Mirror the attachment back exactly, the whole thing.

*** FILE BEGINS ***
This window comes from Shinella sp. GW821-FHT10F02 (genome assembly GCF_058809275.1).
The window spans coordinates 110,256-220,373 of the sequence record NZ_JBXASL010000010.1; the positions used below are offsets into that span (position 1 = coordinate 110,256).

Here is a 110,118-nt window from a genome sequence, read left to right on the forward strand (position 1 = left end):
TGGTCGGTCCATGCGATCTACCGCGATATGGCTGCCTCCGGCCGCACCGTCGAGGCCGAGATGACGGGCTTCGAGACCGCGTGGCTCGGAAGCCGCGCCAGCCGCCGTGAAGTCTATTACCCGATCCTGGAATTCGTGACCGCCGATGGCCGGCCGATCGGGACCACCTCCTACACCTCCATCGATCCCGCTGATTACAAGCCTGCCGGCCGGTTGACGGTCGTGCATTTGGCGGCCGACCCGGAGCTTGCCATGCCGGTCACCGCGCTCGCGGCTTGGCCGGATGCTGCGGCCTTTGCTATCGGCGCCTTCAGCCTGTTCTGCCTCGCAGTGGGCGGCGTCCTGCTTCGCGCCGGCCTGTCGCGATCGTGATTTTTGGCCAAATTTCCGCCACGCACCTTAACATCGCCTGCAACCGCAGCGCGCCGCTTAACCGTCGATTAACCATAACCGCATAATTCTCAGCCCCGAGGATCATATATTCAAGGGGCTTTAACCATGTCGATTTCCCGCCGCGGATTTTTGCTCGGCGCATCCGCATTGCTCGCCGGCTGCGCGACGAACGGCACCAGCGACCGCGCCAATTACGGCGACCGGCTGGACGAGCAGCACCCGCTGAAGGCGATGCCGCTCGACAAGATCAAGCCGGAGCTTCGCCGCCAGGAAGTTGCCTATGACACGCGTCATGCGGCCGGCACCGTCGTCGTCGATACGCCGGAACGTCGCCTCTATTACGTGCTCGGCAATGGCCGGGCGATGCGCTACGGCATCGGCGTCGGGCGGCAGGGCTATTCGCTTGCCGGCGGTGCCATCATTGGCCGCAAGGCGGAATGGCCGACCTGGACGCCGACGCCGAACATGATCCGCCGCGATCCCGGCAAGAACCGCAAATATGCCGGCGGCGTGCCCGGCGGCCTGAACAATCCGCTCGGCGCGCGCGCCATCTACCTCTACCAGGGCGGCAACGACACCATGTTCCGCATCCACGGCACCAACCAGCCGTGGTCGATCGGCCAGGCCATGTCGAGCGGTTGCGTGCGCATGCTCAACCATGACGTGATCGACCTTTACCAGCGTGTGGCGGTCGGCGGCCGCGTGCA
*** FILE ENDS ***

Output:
This window comes from Shinella sp. GW821-FHT10F02 (genome assembly GCF_058809275.1).
The window spans coordinates 110,256-220,373 of the sequence record NZ_JBXASL010000010.1; the positions used below are offsets into that span (position 1 = coordinate 110,256).

Here is a 110,118-nt window from a genome sequence, read left to right on the forward strand (position 1 = left end):
TGGTCGGTCCATGCGATCTACCGCGATATGGCTGCCTCCGGCCGCACCGTCGAGGCCGAGATGACGGGCTTCGAGACCGCGTGGCTCGGAAGCCGCGCCAGCCGCCGTGAAGTCTATTACCCGATCCTGGAATTCGTGACCGCCGATGGCCGGCCGATCGGGACCACCTCCTACACCTCCATCGATCCCGCTGATTACAAGCCTGCCGGCCGGTTGACGGTCGTGCATTTGGCGGCCGACCCGGAGCTTGCCATGCCGGTCACCGCGCTCGCGGCTTGGCCGGATGCTGCGGCCTTTGCTATCGGCGCCTTCAGCCTGTTCTGCCTCGCAGTGGGCGGCGTCCTGCTTCGCGCCGGCCTGTCGCGATCGTGATTTTTGGCCAAATTTCCGCCACGCACCTTAACATCGCCTGCAACCGCAGCGCGCCGCTTAACCGTCGATTAACCATAACCGCATAATTCTCAGCCCCGAGGATCATATATTCAAGGGGCTTTAACCATGTCGATTTCCCGCCGCGGATTTTTGCTCGGCGCATCCGCATTGCTCGCCGGCTGCGCGACGAACGGCACCAGCGACCGCGCCAATTACGGCGACCGGCTGGACGAGCAGCACCCGCTGAAGGCGATGCCGCTCGACAAGATCAAGCCGGAGCTTCGCCGCCAGGAAGTTGCCTATGACACGCGTCATGCGGCCGGCACCGTCGTCGTCGATACGCCGGAACGTCGCCTCTATTACGTGCTCGGCAATGGCCGGGCGATGCGCTACGGCATCGGCGTCGGGCGGCAGGGCTATTCGCTTGCCGGCGGTGCCATCATTGGCCGCAAGGCGGAATGGCCGACCTGGACGCCGACGCCGAACATGATCCGCCGCGATCCCGGCAAGAACCGCAAATATGCCGGCGGCGTGCCCGGCGGCCTGAACAATCCGCTCGGCGCGCGCGCCATCTACCTCTACCAGGGCGGCAACGACACCATGTTCCGCATCCACGGCACCAACCAGCCGTGGTCGATCGGCCAGGCCATGTCGAGCGGTTGCGTGCGCATGCTCAACCATGACGTGATCGACCTTTACCAGCGTGTGGCGGTCGGCGGCCGCGTGCA